Este faz parte de uma série de textos que eu tenho andado a escrever no meu lj de acordo com pedidos que me foram sendo feitos. Este foi escrito para alguém que me pediu "a fantasy western with a dash of mistery".
When the Patterson boy ran into his office and said something strange had happened to old woman McCabe’s cow, Sheriff Doggett assumed the fairies were up to their old tricks again. The people of Freevale had tried putting little dishes of milk outside like the old folk back in Europe did, but the offerings didn’t fare well in the Arizona heat and the fairies continued to make away with the odd cow. Guess they just didn’t like their curds and whey.
As soon as he reached Fortitude McCabe’s house, though, he realised the fairies had nothing to do with it. The cow was still there. Parts of it, anyway.
He jumped over the fence into the pen where most of the carcass still was, carefully avoiding a large chunk of some unrecognisable internal organ, which was already crawling with flies and ants. A piece of torn hide was curled by one of the fence posts like a moth-eaten rug, and most of a hind leg had been dragged past the pen and was leaning against the outhouse. The smell of blood clotted the air. There were no footprints anywhere on the hardened ground.
Doggett stood perfectly still in the centre of the carnage, trying to think, trying to settle his stomach. He was beginning to wish he had stayed away from Drake’s homemade apple brandy the night before. It had made him sleep soundly enough, but he wasn’t sure the headache and the queasiness were worth it. And now this.
He’d been sheriff for eight years, and he’d never seen anything like this. Coyotes would come into town occasionally; just last month he’d killed a really large one who’d somehow gotten into the Rothwells’ basement. A coyote couldn’t have done all that damage, though. A couple of wolves, maybe, if they were especially big and famished, but there were no wolves in those parts.
In fact, aside from the coyotes, there was only one other large carnivore in the Freevale area, and she had been behaving herself lately. Well, there had been that business with that escaped murderer a few months back, but as far as Doggett was concerned that had practically been a public service: just a concerned citizen doing her part to maintain the peace.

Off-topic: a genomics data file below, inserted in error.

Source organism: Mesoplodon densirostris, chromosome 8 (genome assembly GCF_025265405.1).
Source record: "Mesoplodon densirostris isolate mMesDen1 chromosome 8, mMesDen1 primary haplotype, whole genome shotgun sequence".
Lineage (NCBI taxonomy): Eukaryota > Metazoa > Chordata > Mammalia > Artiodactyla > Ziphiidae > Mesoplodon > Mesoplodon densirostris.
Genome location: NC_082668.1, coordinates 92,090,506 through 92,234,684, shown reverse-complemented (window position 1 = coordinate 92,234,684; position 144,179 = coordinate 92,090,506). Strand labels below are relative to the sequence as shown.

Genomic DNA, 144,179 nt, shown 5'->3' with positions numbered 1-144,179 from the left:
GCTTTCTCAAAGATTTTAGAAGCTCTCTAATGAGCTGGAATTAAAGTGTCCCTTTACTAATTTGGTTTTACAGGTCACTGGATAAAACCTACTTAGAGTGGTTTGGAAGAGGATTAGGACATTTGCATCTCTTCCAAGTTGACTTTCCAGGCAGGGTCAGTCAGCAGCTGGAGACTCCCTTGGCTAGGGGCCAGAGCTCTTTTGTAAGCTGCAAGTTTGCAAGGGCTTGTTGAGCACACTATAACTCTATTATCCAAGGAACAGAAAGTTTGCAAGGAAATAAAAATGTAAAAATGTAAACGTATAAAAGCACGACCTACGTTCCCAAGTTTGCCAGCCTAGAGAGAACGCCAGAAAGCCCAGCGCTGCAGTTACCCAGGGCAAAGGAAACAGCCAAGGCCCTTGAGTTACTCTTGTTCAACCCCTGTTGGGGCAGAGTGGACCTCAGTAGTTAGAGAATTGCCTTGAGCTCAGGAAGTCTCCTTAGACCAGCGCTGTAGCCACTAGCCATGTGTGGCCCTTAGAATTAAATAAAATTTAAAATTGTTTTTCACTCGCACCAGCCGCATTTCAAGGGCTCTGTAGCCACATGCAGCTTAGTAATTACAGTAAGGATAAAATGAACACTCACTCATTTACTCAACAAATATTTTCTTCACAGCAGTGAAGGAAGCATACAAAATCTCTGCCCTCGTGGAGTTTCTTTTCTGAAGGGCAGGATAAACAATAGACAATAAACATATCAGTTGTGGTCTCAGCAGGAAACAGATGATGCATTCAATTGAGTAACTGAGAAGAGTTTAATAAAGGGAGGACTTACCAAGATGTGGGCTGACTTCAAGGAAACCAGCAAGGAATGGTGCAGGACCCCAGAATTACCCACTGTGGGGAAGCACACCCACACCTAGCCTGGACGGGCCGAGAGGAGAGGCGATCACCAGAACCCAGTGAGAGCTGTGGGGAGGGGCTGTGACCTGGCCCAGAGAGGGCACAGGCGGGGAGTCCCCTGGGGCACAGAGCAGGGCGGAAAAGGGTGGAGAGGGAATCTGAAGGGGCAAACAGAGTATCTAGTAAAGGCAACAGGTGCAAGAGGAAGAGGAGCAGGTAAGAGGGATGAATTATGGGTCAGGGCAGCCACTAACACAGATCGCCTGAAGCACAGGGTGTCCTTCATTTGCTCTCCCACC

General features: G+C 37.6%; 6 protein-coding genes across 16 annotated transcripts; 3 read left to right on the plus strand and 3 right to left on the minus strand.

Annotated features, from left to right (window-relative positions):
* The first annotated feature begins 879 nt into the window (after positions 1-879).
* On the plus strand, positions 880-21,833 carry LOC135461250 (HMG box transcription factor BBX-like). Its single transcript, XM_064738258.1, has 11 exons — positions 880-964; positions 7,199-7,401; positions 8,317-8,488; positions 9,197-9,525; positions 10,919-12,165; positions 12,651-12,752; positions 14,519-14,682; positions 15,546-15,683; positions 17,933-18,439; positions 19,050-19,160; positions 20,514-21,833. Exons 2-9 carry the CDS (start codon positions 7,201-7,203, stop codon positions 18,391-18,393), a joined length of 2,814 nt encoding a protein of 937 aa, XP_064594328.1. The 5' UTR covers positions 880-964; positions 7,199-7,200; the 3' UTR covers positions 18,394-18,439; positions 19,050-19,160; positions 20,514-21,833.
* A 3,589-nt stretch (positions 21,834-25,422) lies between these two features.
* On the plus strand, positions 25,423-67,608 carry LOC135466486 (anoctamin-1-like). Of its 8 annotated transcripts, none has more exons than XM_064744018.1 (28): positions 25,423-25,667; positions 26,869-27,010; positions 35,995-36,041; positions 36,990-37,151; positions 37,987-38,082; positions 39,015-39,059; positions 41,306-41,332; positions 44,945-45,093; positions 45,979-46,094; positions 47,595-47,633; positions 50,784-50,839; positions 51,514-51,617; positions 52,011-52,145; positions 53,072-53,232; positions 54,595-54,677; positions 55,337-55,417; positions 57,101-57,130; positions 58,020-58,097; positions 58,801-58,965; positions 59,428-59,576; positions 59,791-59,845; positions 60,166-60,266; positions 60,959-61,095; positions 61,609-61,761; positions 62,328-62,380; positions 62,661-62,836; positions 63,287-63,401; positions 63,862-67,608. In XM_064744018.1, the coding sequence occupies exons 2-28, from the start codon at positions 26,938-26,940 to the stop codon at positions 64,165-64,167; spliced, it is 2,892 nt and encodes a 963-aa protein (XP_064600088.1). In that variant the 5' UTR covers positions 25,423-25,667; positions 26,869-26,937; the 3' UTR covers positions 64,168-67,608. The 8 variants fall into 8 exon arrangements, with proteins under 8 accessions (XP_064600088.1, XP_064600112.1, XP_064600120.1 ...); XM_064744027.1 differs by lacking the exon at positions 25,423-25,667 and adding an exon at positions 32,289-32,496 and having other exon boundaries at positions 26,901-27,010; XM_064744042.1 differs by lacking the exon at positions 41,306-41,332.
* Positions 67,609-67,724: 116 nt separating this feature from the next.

As he left Mrs. McCabe’s house and walked up main street towards the saloon, he wondered if maybe Ligeia had gotten too anxious for something with a pulse.
Ligeia owned the local saloon and she was a mermaid. Few people other than the sheriff in town were completely aware of her true nature. It was that darned humming of hers that did it.
She was always humming. Even when she talked the humming seemed to be there, underneath the words. From the vaguely stunned look of the men when they left her boudoir, Doggett was willing to bet she even hummed in her sleep. It kept people around her in a quaint sort of mood; they all seemed convinced she was the sweetest, most beautiful woman they had ever seen.
It seemed to affect people differently, some more than others. There had been a traveller, a strange man with lank hair and a dark disposition, who had been so taken with Ligeia that Doggett had found himself forced to throw him over the back of his horse like a bundled package and take him to the next town. Once away from Freevale, the man, who claimed he was writer, didn’t seem to remember having met Ligeia at all.
Doggett, on the other hand wasn’t affected at all. Ligeia said he was tone deaf. All he knew was he could see the scales. And the fangs.
For years, she had preyed on her costumers. Mostly, she stuck to outsiders and troublemakers; the sort no one would find strange should they suddenly disappeared. And if someone had ever suspected that there were far too many disappearances for such a small community, those suspicions had never touched the soft-spoken, delicate owner of the saloon.
Then Doggett had moved to town and seen her for what she was. When he had become sheriff, he had tried to arrest her. The townsfolk had nearly lynched him.
Eventually, the two had reached an agreement. She shifted her eating habits from raw humans to undercooked steak and he abstained from putting a bullet through her head.
He pushed the saloon door open. Mary McPherson – who he was certain, in any other town, would’ve been protesting the saloon as a den of iniquity – was sitting daintily at the bar, drinking sarsaparilla and making small talk with Ligeia.